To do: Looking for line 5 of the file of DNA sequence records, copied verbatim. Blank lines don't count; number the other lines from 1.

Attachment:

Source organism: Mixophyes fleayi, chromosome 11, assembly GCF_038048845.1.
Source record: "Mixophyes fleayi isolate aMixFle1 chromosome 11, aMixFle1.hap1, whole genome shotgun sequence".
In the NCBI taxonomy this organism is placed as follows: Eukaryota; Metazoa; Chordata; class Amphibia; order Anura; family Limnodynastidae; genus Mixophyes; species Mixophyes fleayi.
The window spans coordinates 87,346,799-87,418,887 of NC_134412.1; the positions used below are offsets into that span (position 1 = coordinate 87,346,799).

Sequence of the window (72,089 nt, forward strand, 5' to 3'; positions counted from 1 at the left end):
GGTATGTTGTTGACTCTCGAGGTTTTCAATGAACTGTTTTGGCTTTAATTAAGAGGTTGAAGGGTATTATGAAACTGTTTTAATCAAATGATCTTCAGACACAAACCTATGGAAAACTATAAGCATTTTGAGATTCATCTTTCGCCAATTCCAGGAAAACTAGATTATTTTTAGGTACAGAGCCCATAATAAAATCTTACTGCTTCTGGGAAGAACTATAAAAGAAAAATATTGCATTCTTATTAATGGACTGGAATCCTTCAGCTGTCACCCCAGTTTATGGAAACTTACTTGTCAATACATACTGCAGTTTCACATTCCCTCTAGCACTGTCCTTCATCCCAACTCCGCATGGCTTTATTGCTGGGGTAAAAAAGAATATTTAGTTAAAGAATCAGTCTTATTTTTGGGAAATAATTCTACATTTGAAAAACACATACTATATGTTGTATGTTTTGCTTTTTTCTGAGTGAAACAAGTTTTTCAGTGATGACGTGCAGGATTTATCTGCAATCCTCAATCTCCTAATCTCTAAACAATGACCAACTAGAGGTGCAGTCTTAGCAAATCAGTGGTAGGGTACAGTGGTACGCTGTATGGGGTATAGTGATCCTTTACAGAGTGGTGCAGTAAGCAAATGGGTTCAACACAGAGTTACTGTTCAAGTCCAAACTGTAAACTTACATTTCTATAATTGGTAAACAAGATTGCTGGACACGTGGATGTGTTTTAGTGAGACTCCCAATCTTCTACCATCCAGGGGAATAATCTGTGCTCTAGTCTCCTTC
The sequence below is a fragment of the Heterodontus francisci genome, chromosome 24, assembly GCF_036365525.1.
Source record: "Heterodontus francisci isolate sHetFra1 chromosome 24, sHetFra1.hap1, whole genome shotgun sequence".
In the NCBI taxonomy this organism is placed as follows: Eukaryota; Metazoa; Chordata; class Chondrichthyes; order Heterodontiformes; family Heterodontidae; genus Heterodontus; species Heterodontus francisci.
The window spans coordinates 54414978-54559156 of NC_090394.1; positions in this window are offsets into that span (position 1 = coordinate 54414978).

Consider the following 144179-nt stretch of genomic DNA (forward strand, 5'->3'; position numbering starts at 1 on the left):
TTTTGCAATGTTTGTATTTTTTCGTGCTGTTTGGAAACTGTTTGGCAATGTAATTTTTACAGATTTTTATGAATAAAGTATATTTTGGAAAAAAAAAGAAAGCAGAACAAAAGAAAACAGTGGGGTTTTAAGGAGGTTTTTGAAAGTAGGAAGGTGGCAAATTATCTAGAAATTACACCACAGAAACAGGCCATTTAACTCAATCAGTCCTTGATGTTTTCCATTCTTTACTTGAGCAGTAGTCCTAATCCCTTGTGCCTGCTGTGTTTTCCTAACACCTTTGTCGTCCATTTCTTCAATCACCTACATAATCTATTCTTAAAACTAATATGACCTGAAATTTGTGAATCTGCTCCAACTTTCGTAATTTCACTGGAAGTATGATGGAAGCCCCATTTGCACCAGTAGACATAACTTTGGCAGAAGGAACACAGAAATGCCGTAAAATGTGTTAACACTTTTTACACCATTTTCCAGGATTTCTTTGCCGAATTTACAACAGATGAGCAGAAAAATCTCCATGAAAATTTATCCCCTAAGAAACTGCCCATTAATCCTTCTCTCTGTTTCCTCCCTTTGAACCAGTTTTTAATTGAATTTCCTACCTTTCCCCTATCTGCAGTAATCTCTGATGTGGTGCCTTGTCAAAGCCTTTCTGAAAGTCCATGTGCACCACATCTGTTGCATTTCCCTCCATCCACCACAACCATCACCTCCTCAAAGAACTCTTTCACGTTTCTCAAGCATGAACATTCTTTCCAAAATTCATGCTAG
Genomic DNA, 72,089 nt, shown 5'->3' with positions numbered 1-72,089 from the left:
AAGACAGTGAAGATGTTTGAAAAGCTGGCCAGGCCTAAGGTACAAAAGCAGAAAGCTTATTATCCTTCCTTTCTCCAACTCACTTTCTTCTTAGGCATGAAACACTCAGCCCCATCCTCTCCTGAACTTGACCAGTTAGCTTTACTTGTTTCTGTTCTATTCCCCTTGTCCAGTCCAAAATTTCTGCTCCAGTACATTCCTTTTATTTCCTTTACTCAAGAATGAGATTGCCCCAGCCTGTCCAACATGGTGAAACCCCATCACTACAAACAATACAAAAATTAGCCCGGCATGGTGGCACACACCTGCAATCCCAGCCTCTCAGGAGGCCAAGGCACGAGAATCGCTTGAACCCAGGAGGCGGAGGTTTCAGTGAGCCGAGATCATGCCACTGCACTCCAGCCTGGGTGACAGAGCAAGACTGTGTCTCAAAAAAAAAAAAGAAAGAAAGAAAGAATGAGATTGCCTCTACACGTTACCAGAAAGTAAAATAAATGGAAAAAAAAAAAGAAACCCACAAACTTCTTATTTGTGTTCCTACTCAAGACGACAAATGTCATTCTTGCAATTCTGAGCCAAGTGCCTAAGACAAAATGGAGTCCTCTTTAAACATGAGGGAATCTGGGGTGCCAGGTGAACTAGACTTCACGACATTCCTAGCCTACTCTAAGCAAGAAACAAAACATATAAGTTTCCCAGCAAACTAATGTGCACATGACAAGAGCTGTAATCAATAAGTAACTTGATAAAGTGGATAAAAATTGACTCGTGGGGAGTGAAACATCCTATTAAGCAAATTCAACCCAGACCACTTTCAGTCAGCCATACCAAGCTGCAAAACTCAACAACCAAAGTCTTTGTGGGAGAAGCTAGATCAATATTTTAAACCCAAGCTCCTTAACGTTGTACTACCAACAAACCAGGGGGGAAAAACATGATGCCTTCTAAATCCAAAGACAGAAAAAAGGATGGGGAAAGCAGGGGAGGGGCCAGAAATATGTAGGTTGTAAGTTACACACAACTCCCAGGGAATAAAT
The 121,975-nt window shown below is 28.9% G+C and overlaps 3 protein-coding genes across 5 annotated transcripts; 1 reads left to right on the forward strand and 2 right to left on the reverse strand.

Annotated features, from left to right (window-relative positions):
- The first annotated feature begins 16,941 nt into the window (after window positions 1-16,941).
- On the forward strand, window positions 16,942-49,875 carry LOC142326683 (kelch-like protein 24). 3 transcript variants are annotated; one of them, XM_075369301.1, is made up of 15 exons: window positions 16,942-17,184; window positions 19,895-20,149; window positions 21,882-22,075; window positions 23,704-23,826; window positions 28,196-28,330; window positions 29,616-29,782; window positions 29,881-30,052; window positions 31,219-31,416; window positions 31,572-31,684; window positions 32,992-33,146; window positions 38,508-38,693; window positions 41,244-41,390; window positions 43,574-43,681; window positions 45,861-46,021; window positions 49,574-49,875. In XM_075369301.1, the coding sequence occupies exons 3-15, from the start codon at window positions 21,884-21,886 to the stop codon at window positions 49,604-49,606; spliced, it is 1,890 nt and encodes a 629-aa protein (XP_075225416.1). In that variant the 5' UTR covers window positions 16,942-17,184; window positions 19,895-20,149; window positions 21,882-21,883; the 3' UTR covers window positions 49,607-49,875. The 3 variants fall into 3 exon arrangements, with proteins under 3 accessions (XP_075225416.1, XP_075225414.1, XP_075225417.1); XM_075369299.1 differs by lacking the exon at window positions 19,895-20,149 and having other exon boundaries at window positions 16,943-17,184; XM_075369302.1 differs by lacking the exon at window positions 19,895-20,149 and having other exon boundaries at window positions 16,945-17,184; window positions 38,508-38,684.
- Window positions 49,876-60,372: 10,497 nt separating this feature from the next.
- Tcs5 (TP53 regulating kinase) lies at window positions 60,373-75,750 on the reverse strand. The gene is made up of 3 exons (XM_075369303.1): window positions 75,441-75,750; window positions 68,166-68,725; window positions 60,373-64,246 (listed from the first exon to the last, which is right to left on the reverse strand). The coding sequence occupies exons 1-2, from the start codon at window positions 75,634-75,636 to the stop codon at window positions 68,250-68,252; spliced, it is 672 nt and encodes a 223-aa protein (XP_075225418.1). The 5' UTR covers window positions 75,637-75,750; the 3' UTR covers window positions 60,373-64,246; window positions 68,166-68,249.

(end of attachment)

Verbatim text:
Sequence of the window (72,089 nt, forward strand, 5' to 3'; positions counted from 1 at the left end):